Integrated Care for Eating Disorder Evaluation, Diagnosis, and Treatment

A recent article in the American Family Physician journal examines the evaluation, diagnosis, and treatment of anorexia nervosa and bulimia nervosa. Eating disorders are serious, life-threatening conditions that are often associated with additional physical and mental illnesses. Depressive symptoms, suicide, obsessive compulsive disorder, anxiety, and substance use disorders are common in people with eating disorders. In particular, anorexia nervosa is associated with overuse injuries and stress fractures, osteoporosis, and potentially fatal arrhythmias.

Family physicians and multidisciplinary care teams play an important role in addressing eating disorders. Annual health examinations and sports physicals provide an opportunity for physicians to screen patients for eating disorders. The article contains resources useful for family physicians, including:

  • The SCOFF Questionnaire: Screening for Eating Disorders in Adults – The questionnaire contains five questions for physicians to ask patients. “Yes” answers to more than two questions indicate the likelihood of anorexia nervosa or bulimia nervosa. Questions are adapted from the SCOFF Questionnaire to be applicable to adolescents.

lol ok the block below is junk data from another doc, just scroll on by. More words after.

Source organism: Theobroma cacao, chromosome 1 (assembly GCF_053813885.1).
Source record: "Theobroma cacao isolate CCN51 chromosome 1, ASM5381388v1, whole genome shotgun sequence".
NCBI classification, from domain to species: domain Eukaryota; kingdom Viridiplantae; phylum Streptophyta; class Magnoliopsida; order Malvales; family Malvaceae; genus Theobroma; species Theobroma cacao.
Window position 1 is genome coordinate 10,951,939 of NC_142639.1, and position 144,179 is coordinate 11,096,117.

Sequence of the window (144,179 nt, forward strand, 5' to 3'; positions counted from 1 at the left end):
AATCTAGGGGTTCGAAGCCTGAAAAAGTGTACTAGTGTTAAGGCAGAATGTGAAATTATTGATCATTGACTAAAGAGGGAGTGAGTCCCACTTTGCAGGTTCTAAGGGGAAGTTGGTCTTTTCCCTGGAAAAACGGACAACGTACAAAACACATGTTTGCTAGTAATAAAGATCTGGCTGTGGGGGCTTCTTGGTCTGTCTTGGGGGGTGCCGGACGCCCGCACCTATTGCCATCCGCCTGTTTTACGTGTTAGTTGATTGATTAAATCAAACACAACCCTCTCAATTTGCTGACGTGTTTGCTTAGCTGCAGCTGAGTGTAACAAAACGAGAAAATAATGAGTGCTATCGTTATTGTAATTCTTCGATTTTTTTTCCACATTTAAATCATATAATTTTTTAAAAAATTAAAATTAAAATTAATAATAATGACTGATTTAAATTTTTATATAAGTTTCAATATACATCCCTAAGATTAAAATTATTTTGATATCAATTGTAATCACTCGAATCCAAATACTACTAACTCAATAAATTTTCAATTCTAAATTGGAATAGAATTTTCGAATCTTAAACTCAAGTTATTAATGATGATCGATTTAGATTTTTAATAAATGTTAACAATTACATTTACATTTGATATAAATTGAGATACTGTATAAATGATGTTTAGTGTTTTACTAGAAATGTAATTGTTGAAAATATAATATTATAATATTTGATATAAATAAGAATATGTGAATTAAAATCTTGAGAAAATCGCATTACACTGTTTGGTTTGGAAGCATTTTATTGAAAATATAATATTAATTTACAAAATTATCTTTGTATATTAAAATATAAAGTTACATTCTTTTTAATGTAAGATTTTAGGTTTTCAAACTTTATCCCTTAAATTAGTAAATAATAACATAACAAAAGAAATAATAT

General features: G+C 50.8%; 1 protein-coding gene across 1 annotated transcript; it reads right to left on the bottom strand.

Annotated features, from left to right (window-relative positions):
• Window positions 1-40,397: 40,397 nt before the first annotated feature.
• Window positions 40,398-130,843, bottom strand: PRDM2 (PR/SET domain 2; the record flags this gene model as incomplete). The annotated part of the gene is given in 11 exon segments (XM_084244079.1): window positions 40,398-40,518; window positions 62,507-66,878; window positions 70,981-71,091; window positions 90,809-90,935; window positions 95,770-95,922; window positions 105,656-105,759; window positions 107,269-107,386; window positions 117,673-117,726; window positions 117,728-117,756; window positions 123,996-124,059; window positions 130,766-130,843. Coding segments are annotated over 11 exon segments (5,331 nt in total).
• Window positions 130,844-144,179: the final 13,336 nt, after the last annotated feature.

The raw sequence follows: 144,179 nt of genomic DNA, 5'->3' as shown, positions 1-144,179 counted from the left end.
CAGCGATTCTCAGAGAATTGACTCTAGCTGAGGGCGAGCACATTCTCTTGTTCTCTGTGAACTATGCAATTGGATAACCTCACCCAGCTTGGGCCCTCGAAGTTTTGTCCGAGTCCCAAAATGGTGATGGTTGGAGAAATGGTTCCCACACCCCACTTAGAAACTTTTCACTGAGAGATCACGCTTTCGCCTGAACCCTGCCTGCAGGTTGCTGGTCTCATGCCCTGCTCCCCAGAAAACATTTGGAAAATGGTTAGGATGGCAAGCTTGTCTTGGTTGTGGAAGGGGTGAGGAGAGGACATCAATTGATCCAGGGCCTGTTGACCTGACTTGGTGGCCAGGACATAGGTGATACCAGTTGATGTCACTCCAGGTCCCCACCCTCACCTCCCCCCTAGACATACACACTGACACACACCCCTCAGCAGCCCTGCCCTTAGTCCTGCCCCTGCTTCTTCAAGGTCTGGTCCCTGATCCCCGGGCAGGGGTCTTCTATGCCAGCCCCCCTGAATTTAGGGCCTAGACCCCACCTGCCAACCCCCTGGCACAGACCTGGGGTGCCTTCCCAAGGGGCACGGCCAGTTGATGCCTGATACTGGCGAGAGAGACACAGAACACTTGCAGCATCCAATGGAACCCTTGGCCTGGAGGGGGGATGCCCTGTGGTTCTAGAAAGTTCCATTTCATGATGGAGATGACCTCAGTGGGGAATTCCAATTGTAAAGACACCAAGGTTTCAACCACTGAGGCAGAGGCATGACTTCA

• Selected Clinical Signs of Eating Disorders – Signs of anorexia nervosa and bulimia nervosa are listed with their underlying pathologies. Additional information about clinical presentations of eating disorders can be found within the text.
  • SORT: Key Recommendations for Practice – Clinical recommendations are given, along with evidence ratings and related references.

One of the clinical recommendations is that “an interdisciplinary team approach is needed for the treatment of eating disorders.” Adolescents with anorexia nervosa benefit from family-based treatment, nutritional intervention, and weight restoration. Antidepressants and Cognitive Behavioral Therapy are indicated for treating bulimia nervosa. By working closely with eating disorder specialists, dieticians, and other members of the care team, family physicians can “fill a central role in the monitoring and treatment of eating disorders.” The recommendation for interdisciplinary treatment underscores the importance of primary care and behavioral health integration.

Read the full-text article Initial Evaluation, Diagnosis, and Treatment of Anorexia Nervosa and Bulimia Nervosa.